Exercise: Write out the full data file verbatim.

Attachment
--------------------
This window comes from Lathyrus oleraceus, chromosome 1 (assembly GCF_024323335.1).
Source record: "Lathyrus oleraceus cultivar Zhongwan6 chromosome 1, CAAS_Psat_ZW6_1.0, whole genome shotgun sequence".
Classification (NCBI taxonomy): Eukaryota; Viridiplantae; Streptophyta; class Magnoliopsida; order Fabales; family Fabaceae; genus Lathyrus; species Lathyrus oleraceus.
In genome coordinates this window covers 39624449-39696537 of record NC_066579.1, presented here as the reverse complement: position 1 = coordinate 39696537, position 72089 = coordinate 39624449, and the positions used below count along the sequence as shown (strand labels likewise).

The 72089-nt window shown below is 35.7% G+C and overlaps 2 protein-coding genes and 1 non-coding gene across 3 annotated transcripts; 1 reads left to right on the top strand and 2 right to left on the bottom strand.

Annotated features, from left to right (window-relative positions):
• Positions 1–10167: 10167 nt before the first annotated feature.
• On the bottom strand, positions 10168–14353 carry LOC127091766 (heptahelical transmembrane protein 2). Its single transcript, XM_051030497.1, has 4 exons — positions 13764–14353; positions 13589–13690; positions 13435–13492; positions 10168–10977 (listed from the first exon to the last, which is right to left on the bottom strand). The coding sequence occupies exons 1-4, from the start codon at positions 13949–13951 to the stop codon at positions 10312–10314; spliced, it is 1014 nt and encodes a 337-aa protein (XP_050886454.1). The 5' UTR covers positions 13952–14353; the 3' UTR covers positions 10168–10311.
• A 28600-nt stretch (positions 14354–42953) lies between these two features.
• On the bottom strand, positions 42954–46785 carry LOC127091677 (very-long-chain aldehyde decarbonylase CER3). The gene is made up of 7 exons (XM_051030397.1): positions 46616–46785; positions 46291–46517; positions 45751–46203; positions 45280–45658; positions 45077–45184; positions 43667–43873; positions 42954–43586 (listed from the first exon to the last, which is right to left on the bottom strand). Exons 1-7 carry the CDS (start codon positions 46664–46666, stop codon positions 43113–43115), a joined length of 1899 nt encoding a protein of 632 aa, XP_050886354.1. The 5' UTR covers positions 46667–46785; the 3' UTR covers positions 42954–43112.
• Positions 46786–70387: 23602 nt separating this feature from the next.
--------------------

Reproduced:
This window comes from Lathyrus oleraceus, chromosome 1 (assembly GCF_024323335.1).
Source record: "Lathyrus oleraceus cultivar Zhongwan6 chromosome 1, CAAS_Psat_ZW6_1.0, whole genome shotgun sequence".
Classification (NCBI taxonomy): Eukaryota; Viridiplantae; Streptophyta; class Magnoliopsida; order Fabales; family Fabaceae; genus Lathyrus; species Lathyrus oleraceus.
In genome coordinates this window covers 39624449-39696537 of record NC_066579.1, presented here as the reverse complement: position 1 = coordinate 39696537, position 72089 = coordinate 39624449, and the positions used below count along the sequence as shown (strand labels likewise).

The 72089-nt window shown below is 35.7% G+C and overlaps 2 protein-coding genes and 1 non-coding gene across 3 annotated transcripts; 1 reads left to right on the top strand and 2 right to left on the bottom strand.

Annotated features, from left to right (window-relative positions):
• Positions 1–10167: 10167 nt before the first annotated feature.
• On the bottom strand, positions 10168–14353 carry LOC127091766 (heptahelical transmembrane protein 2). Its single transcript, XM_051030497.1, has 4 exons — positions 13764–14353; positions 13589–13690; positions 13435–13492; positions 10168–10977 (listed from the first exon to the last, which is right to left on the bottom strand). The coding sequence occupies exons 1-4, from the start codon at positions 13949–13951 to the stop codon at positions 10312–10314; spliced, it is 1014 nt and encodes a 337-aa protein (XP_050886454.1). The 5' UTR covers positions 13952–14353; the 3' UTR covers positions 10168–10311.
• A 28600-nt stretch (positions 14354–42953) lies between these two features.
• On the bottom strand, positions 42954–46785 carry LOC127091677 (very-long-chain aldehyde decarbonylase CER3). The gene is made up of 7 exons (XM_051030397.1): positions 46616–46785; positions 46291–46517; positions 45751–46203; positions 45280–45658; positions 45077–45184; positions 43667–43873; positions 42954–43586 (listed from the first exon to the last, which is right to left on the bottom strand). Exons 1-7 carry the CDS (start codon positions 46664–46666, stop codon positions 43113–43115), a joined length of 1899 nt encoding a protein of 632 aa, XP_050886354.1. The 5' UTR covers positions 46667–46785; the 3' UTR covers positions 42954–43112.
• Positions 46786–70387: 23602 nt separating this feature from the next.